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Global virus death toll tops 10,000 as epicenter shifts west

The worldwide death toll from the coronavirus pandemic topped 10,000 on Thursday, as the scourge extended its march across the West, where the United States and other countries increasingly enlisted the military to prepare for an onslaught of patients and California’s governor ordered people in the most-populous U.S. state to stay home.

Worldwide the death toll surpassed 10,000 and infections topped 240,000, including 86,000 people who have recovered.

At the United Nations, Secretary-General Antonio Guterres said the world is “at war with a virus” and warned that “a global recession, perhaps of record dimensions, is a near certainty.”

“If we let the virus spread like wildfire — especially in the most vulnerable regions of the world — it would kill millions of people,” he said.

Italy, with 60 million citizens, has recorded 3,405 deaths, or roughly 150 more than in China, a country with a population over 20 times larger.

Health authorities cited a variety of reasons for Italy’s high toll, key among them its large population of elderly, who are particularly susceptible to serious complications from the virus. Italy has the world’s second-oldest population, and the vast majority of its dead — 87% — were over 70.

Jonas Schmidt-Chanasit, a virologist at Germany’s Bernhard Nocht Institute for Tropical Medicine, offered another reason for Italy’s high death rate: “That’s what happens when the health system collapses.”

In a measure of how the fortunes of East and West have shifted, New York officials were sent to China to buy more ventilators.

In the US, where deaths reached at least 205, and infections climbed past 14,000, Army officials announced plans to deploy two hospitals, probably to Seattle and New York City. Washington state had the highest death toll, 74.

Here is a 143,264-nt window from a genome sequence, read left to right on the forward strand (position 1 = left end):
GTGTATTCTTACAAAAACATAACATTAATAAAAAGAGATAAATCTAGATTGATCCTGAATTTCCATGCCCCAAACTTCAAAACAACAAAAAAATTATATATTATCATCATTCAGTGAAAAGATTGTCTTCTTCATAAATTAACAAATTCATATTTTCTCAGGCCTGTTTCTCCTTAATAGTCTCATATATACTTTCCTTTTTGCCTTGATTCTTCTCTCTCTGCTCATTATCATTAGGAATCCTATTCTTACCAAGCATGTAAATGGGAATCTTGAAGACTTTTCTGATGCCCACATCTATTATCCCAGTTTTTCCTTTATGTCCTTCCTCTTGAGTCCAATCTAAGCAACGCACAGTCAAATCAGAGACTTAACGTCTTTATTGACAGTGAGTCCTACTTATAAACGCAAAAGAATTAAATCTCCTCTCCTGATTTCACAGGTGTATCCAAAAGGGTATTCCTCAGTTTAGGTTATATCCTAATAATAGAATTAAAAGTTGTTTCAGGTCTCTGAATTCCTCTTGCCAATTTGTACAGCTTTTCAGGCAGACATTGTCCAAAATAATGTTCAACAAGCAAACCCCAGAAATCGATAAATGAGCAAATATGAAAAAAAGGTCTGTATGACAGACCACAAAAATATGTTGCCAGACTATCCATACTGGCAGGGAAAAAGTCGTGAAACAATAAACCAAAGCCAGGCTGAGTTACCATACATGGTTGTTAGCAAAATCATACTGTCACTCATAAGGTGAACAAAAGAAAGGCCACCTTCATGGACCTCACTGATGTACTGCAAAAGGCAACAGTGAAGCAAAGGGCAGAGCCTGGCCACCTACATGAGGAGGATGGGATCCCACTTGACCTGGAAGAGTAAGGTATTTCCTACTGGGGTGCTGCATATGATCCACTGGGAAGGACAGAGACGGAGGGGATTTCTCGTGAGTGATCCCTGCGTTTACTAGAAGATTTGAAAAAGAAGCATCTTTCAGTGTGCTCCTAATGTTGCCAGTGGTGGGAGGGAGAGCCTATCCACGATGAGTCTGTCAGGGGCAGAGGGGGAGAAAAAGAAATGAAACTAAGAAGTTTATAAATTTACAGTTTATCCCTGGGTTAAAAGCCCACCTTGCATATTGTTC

US President Donald Trump said earlier this week that he would send a Navy hospital ship to the West Coast as well as one to New York City, which is rapidly becoming a US epicenter, with more than 4,000 cases.

Damage to the world’s largest economy kept increasing, with the number of Americans filing for unemployment benefits surging by 70,000 last week. On Wall Street, though, stocks rose modestly amid optimism over efforts by the Federal Reserve and other central banks to shore up the economy. The Dow Jones Industrial Average gained almost 200 points, or 1%.

Congress is weighing a proposed $1 trillion emergency package that would dispense relief checks to households in as many as two rounds, the first of which would consist of payments of $1,000 per adult and $500 for each child.

‘Every US state is shopping for ventilators’

Around the country, governors and mayors sounded increasingly alarmed and took ever more drastic measures to fend off the crisis.

In California, Gov. Gavin Newsom late Thursday expanded to nearly 40 million people the restrictions he said already applied to about half the state. He said the statewide restriction on non-essential movement outside people’s homes is necessary to control the spread of the virus that threatens to overwhelm California’s medical system.

Newsom earlier in the day issued the dire prediction that 56 percent of California’s population could contract the virus over the next eight weeks.

Pennsylvania Gov. Tom Wolf ordered the closing of all “non-life-sustaining” businesses in the state, with exceptions for gas stations, grocery stores, pharmacies and takeout restaurant service, and warned that violators could be subject to fines or imprisonment.

At a video conference with Trump, governors complained they were having difficulty obtaining such things as swabs and protective gear for doctors and nurses.

And New York Mayor Bill de Blasio lashed out at the president as “the Herbert Hoover of your generation,” referring to the man who was president when the stock market crashed in 1929 and the Depression set in.

New York Gov. Andrew Cuomo said the state does not have enough ventilators for the expected surge of patients in need of help breathing, and needs to acquire thousands before the outbreak overwhelms hospitals.

“Every state is shopping for ventilators. We’re shopping for ventilators. We literally have people in China shopping for ventilators which is one of the largest manufacturers. So this is a major problem,” he said.

The World Health Organization warned, though, that the virus is spreading quickly in Africa, from about five countries a week and a half ago to 35 of the continent’s 54 nations — an “extremely rapid evolution,” said WHO’s Africa chief, Dr. Matshidiso Moeti.

Header:Medical personnel at work in the intensive care unit of the hospital of Brescia, Italy, Thursday, March 19, 2020. (Claudio Furlan/LaPresse via AP)